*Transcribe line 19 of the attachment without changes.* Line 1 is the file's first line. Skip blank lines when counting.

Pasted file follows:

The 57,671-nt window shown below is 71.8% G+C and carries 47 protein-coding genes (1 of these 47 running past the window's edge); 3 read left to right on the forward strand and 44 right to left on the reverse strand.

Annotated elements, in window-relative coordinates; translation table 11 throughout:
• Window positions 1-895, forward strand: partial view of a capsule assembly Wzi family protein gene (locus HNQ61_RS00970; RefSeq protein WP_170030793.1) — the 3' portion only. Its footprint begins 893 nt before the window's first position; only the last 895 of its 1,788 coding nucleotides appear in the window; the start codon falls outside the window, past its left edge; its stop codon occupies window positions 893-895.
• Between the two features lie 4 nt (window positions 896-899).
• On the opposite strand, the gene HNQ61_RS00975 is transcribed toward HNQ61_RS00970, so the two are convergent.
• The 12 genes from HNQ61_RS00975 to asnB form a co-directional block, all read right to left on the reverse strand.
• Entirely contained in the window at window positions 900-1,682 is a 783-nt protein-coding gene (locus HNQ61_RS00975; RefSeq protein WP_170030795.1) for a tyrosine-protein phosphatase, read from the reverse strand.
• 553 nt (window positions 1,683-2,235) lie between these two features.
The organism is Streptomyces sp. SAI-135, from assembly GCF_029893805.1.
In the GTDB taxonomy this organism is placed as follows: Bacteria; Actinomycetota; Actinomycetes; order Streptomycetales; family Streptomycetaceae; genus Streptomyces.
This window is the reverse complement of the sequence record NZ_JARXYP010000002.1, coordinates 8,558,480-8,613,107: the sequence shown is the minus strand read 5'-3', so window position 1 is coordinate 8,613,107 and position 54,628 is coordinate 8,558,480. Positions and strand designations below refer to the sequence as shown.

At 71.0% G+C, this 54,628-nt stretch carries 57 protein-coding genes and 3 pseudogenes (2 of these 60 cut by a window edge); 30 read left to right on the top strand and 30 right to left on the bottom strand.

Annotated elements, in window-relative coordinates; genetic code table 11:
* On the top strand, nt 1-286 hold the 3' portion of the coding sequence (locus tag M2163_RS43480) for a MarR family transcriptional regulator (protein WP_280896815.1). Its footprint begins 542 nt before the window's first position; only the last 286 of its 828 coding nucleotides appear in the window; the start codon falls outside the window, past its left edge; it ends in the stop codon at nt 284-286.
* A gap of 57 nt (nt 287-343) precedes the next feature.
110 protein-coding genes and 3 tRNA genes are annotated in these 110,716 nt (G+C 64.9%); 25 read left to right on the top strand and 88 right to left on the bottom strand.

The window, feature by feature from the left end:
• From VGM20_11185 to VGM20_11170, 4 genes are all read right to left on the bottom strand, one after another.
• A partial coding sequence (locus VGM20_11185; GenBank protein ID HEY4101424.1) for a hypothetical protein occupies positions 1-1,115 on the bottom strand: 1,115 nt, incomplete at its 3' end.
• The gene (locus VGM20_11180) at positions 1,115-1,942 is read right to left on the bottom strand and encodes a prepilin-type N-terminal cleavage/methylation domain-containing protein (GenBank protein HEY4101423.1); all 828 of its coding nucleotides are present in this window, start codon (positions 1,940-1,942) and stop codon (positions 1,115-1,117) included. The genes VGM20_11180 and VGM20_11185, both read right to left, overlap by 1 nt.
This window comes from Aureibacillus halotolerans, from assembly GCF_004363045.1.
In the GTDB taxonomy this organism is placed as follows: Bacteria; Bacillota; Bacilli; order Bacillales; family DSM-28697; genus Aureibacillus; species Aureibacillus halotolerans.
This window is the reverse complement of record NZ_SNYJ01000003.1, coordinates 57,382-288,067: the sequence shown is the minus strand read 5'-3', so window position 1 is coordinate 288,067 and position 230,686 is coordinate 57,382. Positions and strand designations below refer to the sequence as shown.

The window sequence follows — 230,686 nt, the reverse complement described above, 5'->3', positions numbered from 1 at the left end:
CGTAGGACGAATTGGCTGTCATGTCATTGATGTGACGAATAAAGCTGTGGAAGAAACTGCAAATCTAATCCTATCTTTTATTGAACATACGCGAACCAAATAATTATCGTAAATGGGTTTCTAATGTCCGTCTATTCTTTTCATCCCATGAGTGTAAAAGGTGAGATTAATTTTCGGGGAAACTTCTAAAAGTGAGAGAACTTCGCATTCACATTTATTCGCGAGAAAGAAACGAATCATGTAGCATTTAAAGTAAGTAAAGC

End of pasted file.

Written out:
• A partial coding sequence (locus VGM20_11185; GenBank protein ID HEY4101424.1) for a hypothetical protein occupies positions 1-1,115 on the bottom strand: 1,115 nt, incomplete at its 3' end.